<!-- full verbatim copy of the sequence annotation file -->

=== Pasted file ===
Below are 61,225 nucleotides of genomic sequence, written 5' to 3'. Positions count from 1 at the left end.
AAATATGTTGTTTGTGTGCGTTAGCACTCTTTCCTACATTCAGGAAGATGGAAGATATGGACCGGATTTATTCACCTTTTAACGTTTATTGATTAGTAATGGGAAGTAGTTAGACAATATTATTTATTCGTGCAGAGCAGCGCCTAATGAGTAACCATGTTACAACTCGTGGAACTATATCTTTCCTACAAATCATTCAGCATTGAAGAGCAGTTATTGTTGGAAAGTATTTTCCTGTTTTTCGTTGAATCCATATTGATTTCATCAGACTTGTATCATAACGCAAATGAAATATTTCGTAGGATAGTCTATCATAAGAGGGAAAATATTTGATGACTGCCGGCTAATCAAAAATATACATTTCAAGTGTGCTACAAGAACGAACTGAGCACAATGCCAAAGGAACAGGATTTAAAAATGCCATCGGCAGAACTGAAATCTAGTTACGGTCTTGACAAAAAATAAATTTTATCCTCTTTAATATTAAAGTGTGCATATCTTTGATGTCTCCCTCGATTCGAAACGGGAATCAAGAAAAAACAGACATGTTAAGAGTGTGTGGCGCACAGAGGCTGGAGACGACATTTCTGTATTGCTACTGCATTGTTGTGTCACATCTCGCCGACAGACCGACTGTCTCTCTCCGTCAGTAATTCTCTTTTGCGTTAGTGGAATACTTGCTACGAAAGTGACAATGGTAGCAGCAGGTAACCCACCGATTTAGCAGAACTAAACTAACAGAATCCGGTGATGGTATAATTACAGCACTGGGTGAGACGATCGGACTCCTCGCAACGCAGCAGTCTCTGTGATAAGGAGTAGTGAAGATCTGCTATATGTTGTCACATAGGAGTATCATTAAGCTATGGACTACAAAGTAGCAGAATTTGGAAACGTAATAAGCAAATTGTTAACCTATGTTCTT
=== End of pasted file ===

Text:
Below are 61,225 nucleotides of genomic sequence, written 5' to 3'. Positions count from 1 at the left end.
AAATATGTTGTTTGTGTGCGTTAGCACTCTTTCCTACATTCAGGAAGATGGAAGATATGGACCGGATTTATTCACCTTTTAACGTTTATTGATTAGTAATGGGAAGTAGTTAGACAATATTATTTATTCGTGCAGAGCAGCGCCTAATGAGTAACCATGTTACAACTCGTGGAACTATATCTTTCCTACAAATCATTCAGCATTGAAGAGCAGTTATTGTTGGAAAGTATTTTCCTGTTTTTCGTTGAATCCATATTGATTTCATCAGACTTGTATCATAACGCAAATGAAATATTTCGTAGGATAGTCTATCATAAGAGGGAAAATATTTGATGACTGCCGGCTAATCAAAAATATACATTTCAAGTGTGCTACAAGAACGAACTGAGCACAATGCCAAAGGAACAGGATTTAAAAATGCCATCGGCAGAACTGAAATCTAGTTACGGTCTTGACAAAAAATAAATTTTATCCTCTTTAATATTAAAGTGTGCATATCTTTGATGTCTCCCTCGATTCGAAACGGGAATCAAGAAAAAACAGACATGTTAAGAGTGTGTGGCGCACAGAGGCTGGAGACGACATTTCTGTATTGCTACTGCATTGTTGTGTCACATCTCGCCGACAGACCGACTGTCTCTCTCCGTCAGTAATTCTCTTTTGCGTTAGTGGAATACTTGCTACGAAAGTGACAATGGTAGCAGCAGGTAACCCACCGATTTAGCAGAACTAAACTAACAGAATCCGGTGATGGTATAATTACAGCACTGGGTGAGACGATCGGACTCCTCGCAACGCAGCAGTCTCTGTGATAAGGAGTAGTGAAGATCTGCTATATGTTGTCACATAGGAGTATCATTAAGCTATGGACTACAAAGTAGCAGAATTTGGAAACGTAATAAGCAAATTGTTAACCTATGTTCTT